Sun and Sand in the Midwest

     Anybody who knows me personally knows that I despise being trapped in the Midwest for the majority of the year. There is one particular spot that makes me forget that I reside in such a flat, boring area. Warren Dunes State Park in Michigan is the perfect nearby getaway spot for people in the northern Midwest who wish that they were somewhere else.

About the Park

     Warren Dunes is run by the Michigan DNR. The park has a few miles of Lake Michigan shoreline, trails, camping, and a giant sand dune. There are towns nearby for any of your needs. A nominal fee is charged per car, which is pretty standard for most state and national parks.


     Camping is $22 per night for a basic non-electric campsite, and of course, a bit more for electric hookups. I have only been camping here once and stayed three nights. The campground is not on the water and is a little bit farther away than ideal. It's within walking distance of the beach, but if bringing a cooler or other beach equipment, it's much more convenient to drive over to the beach parking lot. Be aware that there are a lot of nighttime critters in the campgrounds-- don't leave out any food or garbage! Overall, the camping is adequate but I wouldn't normally stay there.

     The Beach

     Of course, the highlight of the trip is the wonderful Lake Michigan beach. If you've never been to a beach on the Great Lakes, you may be surprised when you arrive there and feel like you are on the ocean. From the beach at Warren Dunes, there is water as far as the eye can see. Some small fish may be visible, but generally I haven't seen much in the water. The water gets deeper as you go in. It doesn't take long to get in over your head, so weak swimmers and small children should stay pretty close to shore. Close to the buoys that mark the swimming area is a sandbar. This may be a little outside of the swimming area, but I've never seen anyone get in trouble for going there. I would not go farther than the sandbar though. Rip currents are a recurring issue in the lake, so pay attention to advisories and learn about what you should do in case you get caught in a current.
     I like this beach compared to others on Lake Michigan because it's far enough south that the water gets comfortable in the summer. It's also pretty clean, as opposed to some beaches in Chicago or northwest Indiana.


     While you're relaxing on the beach, you may notice some people walking around covered in clay. One fun thing to do besides swim is head to the clay pits. When you are walking toward the beach from the main parking lot, on the left you will see a creek that runs into the lake. If you walk through the water up the creek, you will run into some areas of clay. It only takes about 10 minutes to get to some of the clay areas, with some larger areas a little farther on. There is even an area with a clay slide-- though I wouldn't personally try to go down it. Be advised that last time I was there, in August 2016, there were signs advising not to go in the creek due to bacteria.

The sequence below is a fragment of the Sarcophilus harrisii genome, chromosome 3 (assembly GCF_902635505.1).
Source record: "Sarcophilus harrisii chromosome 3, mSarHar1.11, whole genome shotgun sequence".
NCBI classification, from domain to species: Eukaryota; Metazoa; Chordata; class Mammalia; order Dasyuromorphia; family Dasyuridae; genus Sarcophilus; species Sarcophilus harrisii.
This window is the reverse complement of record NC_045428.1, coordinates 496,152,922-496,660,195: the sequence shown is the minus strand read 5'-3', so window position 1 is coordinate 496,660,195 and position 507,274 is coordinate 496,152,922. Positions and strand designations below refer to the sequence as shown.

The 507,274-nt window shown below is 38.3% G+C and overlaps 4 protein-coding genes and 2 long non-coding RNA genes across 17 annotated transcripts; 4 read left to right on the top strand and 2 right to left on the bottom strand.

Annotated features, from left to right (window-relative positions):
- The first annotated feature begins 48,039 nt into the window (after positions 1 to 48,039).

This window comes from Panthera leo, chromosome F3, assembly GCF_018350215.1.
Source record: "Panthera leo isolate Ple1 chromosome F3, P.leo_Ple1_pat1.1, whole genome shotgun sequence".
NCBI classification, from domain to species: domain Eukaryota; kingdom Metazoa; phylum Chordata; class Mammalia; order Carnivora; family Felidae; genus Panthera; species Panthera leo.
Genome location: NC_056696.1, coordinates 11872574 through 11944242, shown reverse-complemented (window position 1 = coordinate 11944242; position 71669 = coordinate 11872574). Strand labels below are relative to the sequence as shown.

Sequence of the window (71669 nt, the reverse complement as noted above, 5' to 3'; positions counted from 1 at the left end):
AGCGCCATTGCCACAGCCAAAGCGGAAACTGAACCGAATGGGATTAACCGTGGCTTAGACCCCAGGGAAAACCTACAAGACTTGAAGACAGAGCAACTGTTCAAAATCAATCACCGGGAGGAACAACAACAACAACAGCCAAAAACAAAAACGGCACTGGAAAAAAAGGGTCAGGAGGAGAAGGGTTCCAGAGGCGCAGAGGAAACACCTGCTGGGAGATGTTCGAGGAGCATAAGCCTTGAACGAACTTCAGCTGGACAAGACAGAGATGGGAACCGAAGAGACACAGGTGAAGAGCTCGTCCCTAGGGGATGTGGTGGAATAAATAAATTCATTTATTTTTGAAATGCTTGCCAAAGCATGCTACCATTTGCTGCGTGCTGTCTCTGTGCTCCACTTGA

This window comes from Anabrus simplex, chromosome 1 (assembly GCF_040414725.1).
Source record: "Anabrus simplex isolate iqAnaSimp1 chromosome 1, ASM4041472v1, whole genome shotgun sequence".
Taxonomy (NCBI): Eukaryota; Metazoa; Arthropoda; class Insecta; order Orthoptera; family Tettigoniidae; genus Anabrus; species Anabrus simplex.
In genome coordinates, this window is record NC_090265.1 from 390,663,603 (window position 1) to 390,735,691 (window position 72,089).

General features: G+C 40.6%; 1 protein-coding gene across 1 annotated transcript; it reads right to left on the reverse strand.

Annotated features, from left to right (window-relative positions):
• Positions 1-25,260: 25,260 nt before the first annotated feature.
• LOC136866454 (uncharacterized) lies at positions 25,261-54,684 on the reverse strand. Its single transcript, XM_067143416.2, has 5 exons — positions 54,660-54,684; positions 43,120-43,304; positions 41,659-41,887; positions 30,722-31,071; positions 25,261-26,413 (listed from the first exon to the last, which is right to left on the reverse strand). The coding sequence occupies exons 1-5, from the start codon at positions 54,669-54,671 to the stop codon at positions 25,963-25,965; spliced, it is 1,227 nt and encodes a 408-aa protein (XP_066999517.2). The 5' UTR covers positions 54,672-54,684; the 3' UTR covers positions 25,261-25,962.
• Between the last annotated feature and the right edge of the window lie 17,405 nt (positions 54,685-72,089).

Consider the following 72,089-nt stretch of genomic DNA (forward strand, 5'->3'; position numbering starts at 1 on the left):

Other Things to Do

     If you'll be staying more than one day or find that the water is cold, there are a few different activities for you to do: 
  • Do some hiking. There are several short trails to choose from for a fun day of hiking.
  • Check out the concession area. There is a snack bar and a little shop. I believe there may be some other activities going on there, but I don't normally make a point to head that way.
  • Run down the giant dune. It's on the opposite side of the parking lot from the beach. It will take some effort to get to the top though!
  • Look into rentals. I've never rented anything for recreational use in the park, but I know there are places you can rent kayaks and paddle boards from.

My Ideal Trip

     I've been to the Dunes enough times to have the trip planning down to a science. Pack a cooler to save money on food and drinks. Keep in mind that beach days are pretty tiring, so make an extra point to have enough to eat and drink. I usually bring food for two meals. Bring your beach necessities-- bathing suits, towels, a blanket, beach toys, sunscreen, and whatever else.
     Normally, we take a day trip. It's usually about a 2.5 hour drive from where I live to the park. Usually, I leave home around 9am. Michigan is in eastern time, so the local time is about noon when we arrive.
     We bring out all of our beach stuff and have a good solid couple of hours in the water, goofing around in the heat of the afternoon. By mid to late afternoon, we work up a good appetite and eat. Afterwards is usually about when we head to the clay pits for a while. Come back and rinse off in the lake before the air temperature starts to cool down too much. The early evening is a good time to climb the dune and explore, as the sand will cool down. Eat some more food, lay out on the beach, and wait for the sunset. Sunsets are beautiful from this beach, as it sets over the lake. We usually leave right after sunset.

     In conclusion, whether you live in the Midwest or are passing through, this park is worth a stop. You may easily find this to be one of the nicest places within hundreds of miles. It'll remind you that nature is all around us, even in the boring ole' Midwest.



  1. Warren Dunes State Park is my absolute favorite place from when I was growing up. We camped there every summer (drove through the night from Iowa to get there first thing in the morning and get the best available site). The campsites are beautiful, the dunes are magnificent, and the beach is wonderful.


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